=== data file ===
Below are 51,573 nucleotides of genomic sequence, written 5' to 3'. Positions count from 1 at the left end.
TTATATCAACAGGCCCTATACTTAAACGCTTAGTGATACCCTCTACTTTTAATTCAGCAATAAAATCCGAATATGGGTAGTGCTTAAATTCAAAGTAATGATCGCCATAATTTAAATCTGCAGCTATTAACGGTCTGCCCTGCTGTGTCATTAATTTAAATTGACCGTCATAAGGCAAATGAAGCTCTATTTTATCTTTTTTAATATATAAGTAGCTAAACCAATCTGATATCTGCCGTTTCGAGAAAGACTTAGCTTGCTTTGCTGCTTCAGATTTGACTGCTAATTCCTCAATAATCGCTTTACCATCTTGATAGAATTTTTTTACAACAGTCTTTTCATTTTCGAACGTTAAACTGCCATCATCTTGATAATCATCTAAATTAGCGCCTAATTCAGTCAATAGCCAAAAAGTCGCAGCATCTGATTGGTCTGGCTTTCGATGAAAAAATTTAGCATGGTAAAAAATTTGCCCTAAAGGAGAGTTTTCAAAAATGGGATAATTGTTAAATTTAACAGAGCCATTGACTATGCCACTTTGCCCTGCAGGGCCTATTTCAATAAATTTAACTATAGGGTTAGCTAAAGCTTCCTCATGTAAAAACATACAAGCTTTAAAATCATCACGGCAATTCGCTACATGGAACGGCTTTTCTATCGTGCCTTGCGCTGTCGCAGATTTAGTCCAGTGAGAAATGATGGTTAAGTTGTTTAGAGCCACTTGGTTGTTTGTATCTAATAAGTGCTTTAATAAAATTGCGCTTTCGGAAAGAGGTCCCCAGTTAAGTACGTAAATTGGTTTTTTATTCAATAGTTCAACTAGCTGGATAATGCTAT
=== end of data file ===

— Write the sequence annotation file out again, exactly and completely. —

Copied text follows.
Below are 51,573 nucleotides of genomic sequence, written 5' to 3'. Positions count from 1 at the left end.
TTATATCAACAGGCCCTATACTTAAACGCTTAGTGATACCCTCTACTTTTAATTCAGCAATAAAATCCGAATATGGGTAGTGCTTAAATTCAAAGTAATGATCGCCATAATTTAAATCTGCAGCTATTAACGGTCTGCCCTGCTGTGTCATTAATTTAAATTGACCGTCATAAGGCAAATGAAGCTCTATTTTATCTTTTTTAATATATAAGTAGCTAAACCAATCTGATATCTGCCGTTTCGAGAAAGACTTAGCTTGCTTTGCTGCTTCAGATTTGACTGCTAATTCCTCAATAATCGCTTTACCATCTTGATAGAATTTTTTTACAACAGTCTTTTCATTTTCGAACGTTAAACTGCCATCATCTTGATAATCATCTAAATTAGCGCCTAATTCAGTCAATAGCCAAAAAGTCGCAGCATCTGATTGGTCTGGCTTTCGATGAAAAAATTTAGCATGGTAAAAAATTTGCCCTAAAGGAGAGTTTTCAAAAATGGGATAATTGTTAAATTTAACAGAGCCATTGACTATGCCACTTTGCCCTGCAGGGCCTATTTCAATAAATTTAACTATAGGGTTAGCTAAAGCTTCCTCATGTAAAAACATACAAGCTTTAAAATCATCACGGCAATTCGCTACATGGAACGGCTTTTCTATCGTGCCTTGCGCTGTCGCAGATTTAGTCCAGTGAGAAATGATGGTTAAGTTGTTTAGAGCCACTTGGTTGTTTGTATCTAATAAGTGCTTTAATAAAATTGCGCTTTCGGAAAGAGGTCCCCAGTTAAGTACGTAAATTGGTTTTTTATTCAATAGTTCAACTAGCTGGATAATGCTAT